Once your chosen tracking solution shows you the first signs of burnout, you can “set your employee aside” and initiate an open conversation about what’s going on with them, and have a talk about potential burnout.
Depending on which employee monitoring software you use, in most cases, you will be able to see so much more than just when your employee clocks in and clocks out. The majority of this type of software will give you a detailed insight into the overall productivity of your workers, making it easy to spot the first signs of potential burnout.
2. Focus On Wellbeing
Implementing workplace wellness programs, such as providing free yoga classes, healthy snacks, paramedical services (such as massage therapists), fitness subsidies, programs or courses about financial education, free meditation classes, and so on, have been shown to lower the chances of workplace burnout.
Physical activity provenly lowers stress levels, as well as uses mindfulness techniques. Financial education can help lower money-related stress since money tends to be a big stressor for a lot of people.
Encourage your workers to take paid annual leaves, as well as to take regular breaks from work; ideally to take a walk or engage in some sort of brief fitness activity. All of this can motivate employees to deal with stress in a more efficient and mindful way.
We all know that employees who are able to deal with stress in a methodical way tend to be better team members, too. This creates a more positive and even more holistic work environment.
3. Foster Work-Life Balance
Without specialized apps or remote tracking in place, it might be even more difficult for your employee to draw a line between their personal life and their work life. Therefore, it is important to “unblur” those seemingly blurred lines.
Do your best to discourage employees from intermixing the two. For example, make it clear that your employees should not add their work email to their personal mobile devices. This should be done so that they don’t feel tempted to “check-in” outside of work hours and feel overwhelmed by work.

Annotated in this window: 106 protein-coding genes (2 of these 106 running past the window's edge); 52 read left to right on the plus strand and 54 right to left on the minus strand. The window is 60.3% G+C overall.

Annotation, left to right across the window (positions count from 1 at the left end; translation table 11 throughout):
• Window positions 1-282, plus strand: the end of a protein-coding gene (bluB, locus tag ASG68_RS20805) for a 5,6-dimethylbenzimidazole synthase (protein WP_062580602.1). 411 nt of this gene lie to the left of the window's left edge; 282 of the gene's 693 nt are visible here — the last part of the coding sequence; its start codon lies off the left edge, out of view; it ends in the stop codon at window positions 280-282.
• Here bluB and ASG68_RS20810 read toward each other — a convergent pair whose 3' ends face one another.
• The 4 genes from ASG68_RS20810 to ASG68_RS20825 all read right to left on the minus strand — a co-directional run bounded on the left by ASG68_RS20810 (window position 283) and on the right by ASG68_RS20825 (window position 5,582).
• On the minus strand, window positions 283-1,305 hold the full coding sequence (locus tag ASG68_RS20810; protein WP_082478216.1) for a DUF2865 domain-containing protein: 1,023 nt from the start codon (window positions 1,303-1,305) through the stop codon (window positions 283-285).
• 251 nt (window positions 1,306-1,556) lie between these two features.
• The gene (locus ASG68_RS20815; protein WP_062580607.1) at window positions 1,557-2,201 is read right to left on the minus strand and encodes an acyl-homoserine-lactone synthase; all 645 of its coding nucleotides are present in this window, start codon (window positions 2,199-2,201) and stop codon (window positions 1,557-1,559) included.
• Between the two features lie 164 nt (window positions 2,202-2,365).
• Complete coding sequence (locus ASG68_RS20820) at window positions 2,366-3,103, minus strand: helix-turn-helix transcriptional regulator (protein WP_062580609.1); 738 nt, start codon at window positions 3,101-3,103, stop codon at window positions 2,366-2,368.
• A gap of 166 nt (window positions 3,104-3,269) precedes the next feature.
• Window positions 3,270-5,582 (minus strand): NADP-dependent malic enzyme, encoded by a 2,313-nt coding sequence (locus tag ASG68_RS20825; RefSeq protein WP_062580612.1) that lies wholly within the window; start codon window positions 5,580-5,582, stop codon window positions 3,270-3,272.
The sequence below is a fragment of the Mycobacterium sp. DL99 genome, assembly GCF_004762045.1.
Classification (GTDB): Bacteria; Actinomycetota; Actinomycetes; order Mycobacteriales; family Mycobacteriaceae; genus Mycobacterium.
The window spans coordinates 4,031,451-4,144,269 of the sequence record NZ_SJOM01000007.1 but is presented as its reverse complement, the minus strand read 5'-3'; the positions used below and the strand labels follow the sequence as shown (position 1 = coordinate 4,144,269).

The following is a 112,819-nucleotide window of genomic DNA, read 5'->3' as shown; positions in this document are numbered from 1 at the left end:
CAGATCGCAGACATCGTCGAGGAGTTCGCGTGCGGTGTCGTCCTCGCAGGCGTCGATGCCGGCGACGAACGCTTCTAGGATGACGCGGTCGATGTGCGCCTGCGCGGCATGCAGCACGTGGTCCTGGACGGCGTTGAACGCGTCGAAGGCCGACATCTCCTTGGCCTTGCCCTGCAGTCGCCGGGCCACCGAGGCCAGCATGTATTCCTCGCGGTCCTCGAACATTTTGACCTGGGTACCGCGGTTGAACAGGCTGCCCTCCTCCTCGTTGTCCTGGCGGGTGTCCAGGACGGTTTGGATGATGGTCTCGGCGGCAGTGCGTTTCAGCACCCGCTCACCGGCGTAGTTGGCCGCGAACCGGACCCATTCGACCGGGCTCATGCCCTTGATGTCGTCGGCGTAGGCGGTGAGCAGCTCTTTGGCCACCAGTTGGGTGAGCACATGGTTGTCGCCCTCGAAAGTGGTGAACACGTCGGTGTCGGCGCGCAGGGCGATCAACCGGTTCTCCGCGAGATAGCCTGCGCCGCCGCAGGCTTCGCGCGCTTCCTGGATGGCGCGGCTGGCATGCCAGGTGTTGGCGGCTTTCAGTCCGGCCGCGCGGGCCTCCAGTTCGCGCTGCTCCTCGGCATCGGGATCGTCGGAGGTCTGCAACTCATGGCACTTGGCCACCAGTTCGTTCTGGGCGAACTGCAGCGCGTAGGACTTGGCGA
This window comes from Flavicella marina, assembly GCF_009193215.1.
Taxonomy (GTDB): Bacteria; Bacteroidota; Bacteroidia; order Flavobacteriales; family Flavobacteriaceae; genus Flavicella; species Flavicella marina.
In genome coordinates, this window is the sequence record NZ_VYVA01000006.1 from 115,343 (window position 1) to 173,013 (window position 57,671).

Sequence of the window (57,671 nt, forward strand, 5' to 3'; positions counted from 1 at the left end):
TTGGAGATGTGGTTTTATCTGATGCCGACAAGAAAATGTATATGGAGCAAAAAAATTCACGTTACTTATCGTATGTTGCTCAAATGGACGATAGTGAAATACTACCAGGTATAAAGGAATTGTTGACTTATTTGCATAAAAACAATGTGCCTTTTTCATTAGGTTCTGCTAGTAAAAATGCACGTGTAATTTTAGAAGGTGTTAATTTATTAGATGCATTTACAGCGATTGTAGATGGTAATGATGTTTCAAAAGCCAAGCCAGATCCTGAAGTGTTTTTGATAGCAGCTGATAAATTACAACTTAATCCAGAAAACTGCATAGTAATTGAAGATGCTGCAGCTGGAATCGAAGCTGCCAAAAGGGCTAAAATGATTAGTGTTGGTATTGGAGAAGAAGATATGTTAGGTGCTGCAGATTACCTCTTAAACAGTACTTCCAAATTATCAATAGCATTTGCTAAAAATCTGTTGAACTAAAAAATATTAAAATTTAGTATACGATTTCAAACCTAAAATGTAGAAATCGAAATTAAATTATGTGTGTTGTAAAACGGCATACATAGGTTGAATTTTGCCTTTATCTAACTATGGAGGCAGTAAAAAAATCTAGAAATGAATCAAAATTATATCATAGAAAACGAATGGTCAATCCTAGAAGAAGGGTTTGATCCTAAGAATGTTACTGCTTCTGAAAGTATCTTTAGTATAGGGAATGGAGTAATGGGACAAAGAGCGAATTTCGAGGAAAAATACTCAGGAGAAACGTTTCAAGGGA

Doing this also encourages the idea of respecting boundaries, as well as distinguishing their private time versus work time. Remind your workers to turn off notifications on the platforms that they use to communicate with their colleagues once they clock out.
The final step that you can take as an employer is to check in with your employees more frequently. Especially once you already recognize some of the previously mentioned telltale signs of potential burnout.
Strategies to prevent burnout in remote teams
Burnout is no joke. The length of recovery time for burnout varies depending on how long the burnout was building.
It usually takes around 11 weeks to recover from it, however, people have also reported needing months and even years to recover fully. Some lifestyle experts even claim that it actually takes 3 to 5 years for your body and mind to fully recover.
The chemical composition of your body changes when you are under prolonged stress. For example, your cortisol levels spike, which affects your hormonal balance and can affect and harm your body in many different ways. Most workers, sadly, don’t have the time nor the opportunity to take that much time off in order to recover.
This is why it is so important for employers, managers, or administrators to recognize the first signs, whether by analyzing data from the employee tracking system or by recognizing visible behavioural changes that were mentioned in the symptom list. Once the first symptoms of burnout have been recognized, it is much easier to start the recovery process.
Don’t ignore the signs, since burnout isn’t just detrimental to the employee, there is also an organizational cost that comes with this severe condition.
I am Adeyemi Adetilewa, a media consultant, entrepreneur, husband, and father. Founder and Editor-In-Chief of Ideas Plus Business Magazine, online business resources for entrepreneurs. I help brands share unique and impactful stories through the use of public relations, advertising, and online marketing. My work has been featured on the Huffington Post, Thrive Global, Addicted2Success, Hackernoon, The Good Men Project, and other publications.